The three- and two-year programs in landscape architecture are accredited by the Landscape Architectural Accreditation Board. For more information on LAAB, see: ASLA Accreditation.



Landscape Architectural Accreditation Board (LAAB) accredited programs are required to provide reliable information to the public. Programs must report on accreditation status and its performance. This information is to help potential students make informed application decisions.


USC’s MLA program was first accredited by the Landscape Architecture Accreditation Board (LAAB) in 2011. Our accreditation was renewed in 2018 for a period of 6 years, expiring in December of 2022. A one-year extension was granted to the program in the fall of 2022. A visiting team will review the program in October of 2023. A decision from the LAAB is anticipated in the spring of 2024, our current accreditation remains in good standing. 


Our highly desirable faculty to student ratio and tailored curriculums play a central role in supporting student retention and graduation rates. Over the last 6 years 100% of students who entered the second year of the program have earned their degrees on time. 

Student Graduation Rates

% of Entering Students Completing Their Degree within 3 years

2017 - 100%

2018 - 100%

2019 - 93%

2020 - 92%

Number of Degrees Granted

2017 - 12

2018 - 13

2019 - 19

2020 - 16

2021 - 14

2022 - 14

Student Retention Rates

% of Students Who Remained in the Program by the year they matriculated.

2017 - 81%

2018 - 94%

2019 - 94%

2020 - 87% 

2021 - 87%

2022 - 84%  


USC requires students to maintain a minimum GPA of 3.0 to earn a graduate degree. The average grade point average (GPA) of Master of Landscape Architecture students is 3.70 (on a 4.0 grade point system).


Graduates of the USC MLA + Urbanism program find positions in a wide range of practices, non profit organizations and public agencies. Many graduates begin their careers in traditional practice and as their careers advance they take on leadership roles in award winning design practices, planning agencies and other related fields. The MLA degree program is excellent preparation for digital design and UX positions. 


95% of graduates from 2020-2022 who remained in the United States had a full-time position in the field of landscape architecture as of June 2023


Our 2022 - 2023 academic year faculty included 5 instructors who hold landscape architecture licenses, one licensed landscape contractor and two licensed architects. 


USC has been fully accredited by the Western Association of Schools and Colleges since 1949, affirming that our University meets the highest academic standards in terms of our mission and the quality of our academic programs.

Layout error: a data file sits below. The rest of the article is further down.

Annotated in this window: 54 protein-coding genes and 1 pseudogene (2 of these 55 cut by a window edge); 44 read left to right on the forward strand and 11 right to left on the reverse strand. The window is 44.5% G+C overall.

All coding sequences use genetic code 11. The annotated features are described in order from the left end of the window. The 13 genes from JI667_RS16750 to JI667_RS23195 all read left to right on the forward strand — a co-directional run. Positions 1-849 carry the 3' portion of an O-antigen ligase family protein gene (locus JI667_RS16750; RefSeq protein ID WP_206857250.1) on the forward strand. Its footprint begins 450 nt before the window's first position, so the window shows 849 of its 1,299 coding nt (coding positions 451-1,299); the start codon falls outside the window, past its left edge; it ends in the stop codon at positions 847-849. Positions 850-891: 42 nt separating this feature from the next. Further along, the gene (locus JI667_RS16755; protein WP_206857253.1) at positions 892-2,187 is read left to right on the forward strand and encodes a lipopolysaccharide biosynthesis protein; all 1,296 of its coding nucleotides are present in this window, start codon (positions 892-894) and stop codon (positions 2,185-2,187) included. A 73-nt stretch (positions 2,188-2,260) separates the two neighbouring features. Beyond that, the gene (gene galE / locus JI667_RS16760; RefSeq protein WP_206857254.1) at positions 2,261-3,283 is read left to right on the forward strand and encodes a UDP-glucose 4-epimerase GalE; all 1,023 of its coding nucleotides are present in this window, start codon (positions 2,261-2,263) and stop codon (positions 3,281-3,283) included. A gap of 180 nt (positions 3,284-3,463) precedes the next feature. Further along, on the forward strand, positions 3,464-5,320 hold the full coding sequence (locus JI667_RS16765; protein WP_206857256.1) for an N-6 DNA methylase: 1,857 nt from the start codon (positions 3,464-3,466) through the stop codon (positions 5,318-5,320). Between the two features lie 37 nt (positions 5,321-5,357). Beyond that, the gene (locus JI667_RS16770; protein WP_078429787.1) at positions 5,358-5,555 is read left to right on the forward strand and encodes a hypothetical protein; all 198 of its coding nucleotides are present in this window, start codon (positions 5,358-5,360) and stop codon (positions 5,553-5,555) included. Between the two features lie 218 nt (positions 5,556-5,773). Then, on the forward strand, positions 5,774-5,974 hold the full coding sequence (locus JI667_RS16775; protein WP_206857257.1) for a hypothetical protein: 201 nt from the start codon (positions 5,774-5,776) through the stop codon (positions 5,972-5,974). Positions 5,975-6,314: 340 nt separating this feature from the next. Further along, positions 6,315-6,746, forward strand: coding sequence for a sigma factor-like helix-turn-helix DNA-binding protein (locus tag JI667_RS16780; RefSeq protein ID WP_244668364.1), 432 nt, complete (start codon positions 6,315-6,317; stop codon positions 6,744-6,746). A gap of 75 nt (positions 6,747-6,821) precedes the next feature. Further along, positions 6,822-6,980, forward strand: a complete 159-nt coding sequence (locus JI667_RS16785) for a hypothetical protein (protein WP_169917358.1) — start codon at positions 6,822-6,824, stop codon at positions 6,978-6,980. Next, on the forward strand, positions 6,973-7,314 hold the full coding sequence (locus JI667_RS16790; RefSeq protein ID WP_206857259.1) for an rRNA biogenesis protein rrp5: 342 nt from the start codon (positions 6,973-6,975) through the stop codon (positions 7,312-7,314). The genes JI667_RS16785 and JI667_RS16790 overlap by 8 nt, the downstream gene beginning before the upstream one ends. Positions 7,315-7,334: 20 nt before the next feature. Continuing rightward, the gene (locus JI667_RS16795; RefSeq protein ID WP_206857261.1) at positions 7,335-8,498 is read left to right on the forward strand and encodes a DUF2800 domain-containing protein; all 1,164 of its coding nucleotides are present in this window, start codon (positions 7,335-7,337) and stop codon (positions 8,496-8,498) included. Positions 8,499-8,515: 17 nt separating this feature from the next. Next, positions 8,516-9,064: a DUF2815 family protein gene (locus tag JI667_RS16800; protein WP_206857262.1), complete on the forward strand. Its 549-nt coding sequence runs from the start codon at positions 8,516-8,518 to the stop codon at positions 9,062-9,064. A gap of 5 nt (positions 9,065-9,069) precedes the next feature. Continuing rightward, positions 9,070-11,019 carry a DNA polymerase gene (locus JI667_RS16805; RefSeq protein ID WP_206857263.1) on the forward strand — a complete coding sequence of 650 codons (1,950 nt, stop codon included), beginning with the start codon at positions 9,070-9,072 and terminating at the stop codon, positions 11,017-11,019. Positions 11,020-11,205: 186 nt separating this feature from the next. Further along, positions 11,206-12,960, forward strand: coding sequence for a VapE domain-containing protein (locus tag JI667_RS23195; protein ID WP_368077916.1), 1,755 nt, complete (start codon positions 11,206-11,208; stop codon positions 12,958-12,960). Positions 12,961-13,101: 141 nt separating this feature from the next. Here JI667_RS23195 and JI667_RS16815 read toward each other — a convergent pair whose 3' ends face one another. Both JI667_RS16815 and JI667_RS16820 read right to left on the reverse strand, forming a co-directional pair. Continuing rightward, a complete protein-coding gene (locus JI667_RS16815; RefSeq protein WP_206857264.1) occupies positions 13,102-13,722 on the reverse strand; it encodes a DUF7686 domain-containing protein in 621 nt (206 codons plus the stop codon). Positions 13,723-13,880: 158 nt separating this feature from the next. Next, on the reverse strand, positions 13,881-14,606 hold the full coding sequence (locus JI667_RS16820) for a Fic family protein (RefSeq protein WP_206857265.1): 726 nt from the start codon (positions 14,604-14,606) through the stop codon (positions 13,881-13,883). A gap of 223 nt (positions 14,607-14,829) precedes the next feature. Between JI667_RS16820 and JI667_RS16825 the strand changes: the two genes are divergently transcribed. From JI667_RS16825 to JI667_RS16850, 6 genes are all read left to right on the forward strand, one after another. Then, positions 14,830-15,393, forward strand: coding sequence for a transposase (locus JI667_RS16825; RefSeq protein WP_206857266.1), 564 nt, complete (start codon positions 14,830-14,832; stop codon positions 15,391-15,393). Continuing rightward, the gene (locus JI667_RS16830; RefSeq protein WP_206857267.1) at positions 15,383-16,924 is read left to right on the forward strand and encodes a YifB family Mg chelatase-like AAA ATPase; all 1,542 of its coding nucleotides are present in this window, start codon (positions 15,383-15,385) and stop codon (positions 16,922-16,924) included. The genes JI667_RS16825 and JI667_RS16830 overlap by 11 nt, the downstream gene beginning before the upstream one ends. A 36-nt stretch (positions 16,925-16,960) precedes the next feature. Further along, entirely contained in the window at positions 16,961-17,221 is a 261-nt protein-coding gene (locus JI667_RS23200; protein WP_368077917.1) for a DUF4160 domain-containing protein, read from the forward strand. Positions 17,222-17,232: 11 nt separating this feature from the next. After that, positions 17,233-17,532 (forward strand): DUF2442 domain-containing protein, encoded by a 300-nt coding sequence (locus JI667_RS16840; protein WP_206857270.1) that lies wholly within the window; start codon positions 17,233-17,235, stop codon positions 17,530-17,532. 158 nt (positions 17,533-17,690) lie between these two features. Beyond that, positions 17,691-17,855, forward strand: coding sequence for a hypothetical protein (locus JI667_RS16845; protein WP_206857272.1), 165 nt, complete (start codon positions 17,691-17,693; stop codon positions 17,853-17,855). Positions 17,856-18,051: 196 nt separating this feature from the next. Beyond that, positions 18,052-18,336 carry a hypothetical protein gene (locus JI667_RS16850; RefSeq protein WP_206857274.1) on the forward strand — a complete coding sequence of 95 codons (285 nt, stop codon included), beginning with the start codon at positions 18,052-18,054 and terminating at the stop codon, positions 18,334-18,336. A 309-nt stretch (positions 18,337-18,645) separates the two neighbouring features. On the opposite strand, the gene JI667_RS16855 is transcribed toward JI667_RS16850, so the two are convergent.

Each state has specific education requirements for licensure in Landscape Architecture. These two sites provide detailed information for all 50 states and the District of Columbia Check Eligibility (clarb.org) American Society of Landscape Architects (asla.org)


Information on tuition, related costs of attendance, and financial aid can be found at the following links: 


Current USC Graduate Programs Tuition and Fee Information


USC School of Architecture Financial Aid and Scholarships 


Additional Information on USC Financial Aid https://financialaid.usc.edu/graduates/graduate-professionals.html


Additional Costs

Students should anticipate additional program expenses for personal equipment including a laptop computer capable of running sophisticated graphics software such as Adobe Creative Suite, Auto CAD, Rhinoceros and Grasshopper. Some courses will require textbooks, local and regional travel, materials for physical models and other incidentals. All courses are required to identify anticipated costs in their syllabi.  


Software: All students are provided with free Google storage and Google suite apps through USC. The School of Architecture provides access to student rates for Adobe Creative Suite. Many programs are available with free academic licenses. USC provides ARC GIS at student rates. Large format printing is available free of charge in our School printing center. All required software is available on shared student workstations in the School of Architecture.  

Scholarships and Fellowships

The School of Architecture awards a limited number of merit scholarships based on applicants’ previous achievement. These scholarships are provided as a percentage of annual tuition and are renewed during the students’ degree program as long as students maintain academic eligibility. 


Two MLA students per year receive California Landscape Architecture Student Scholarship Funds. Our students have successfully won LAF student scholarships for research and in the LAF Olmsted Scholar program. The School of Architecture supports student travel via annual travel fellowships. 


Students may find opportunities for paid positions as class assistants and faculty research assistants pending availability. Domestic students may apply for campus work study positions. All students have access to Connect SC, the University’s career center for students and alumni. Firms in the Los Angeles area frequently hire USC MLA students for summer internships. For some students, these positions lead to full time employment following their degree completion.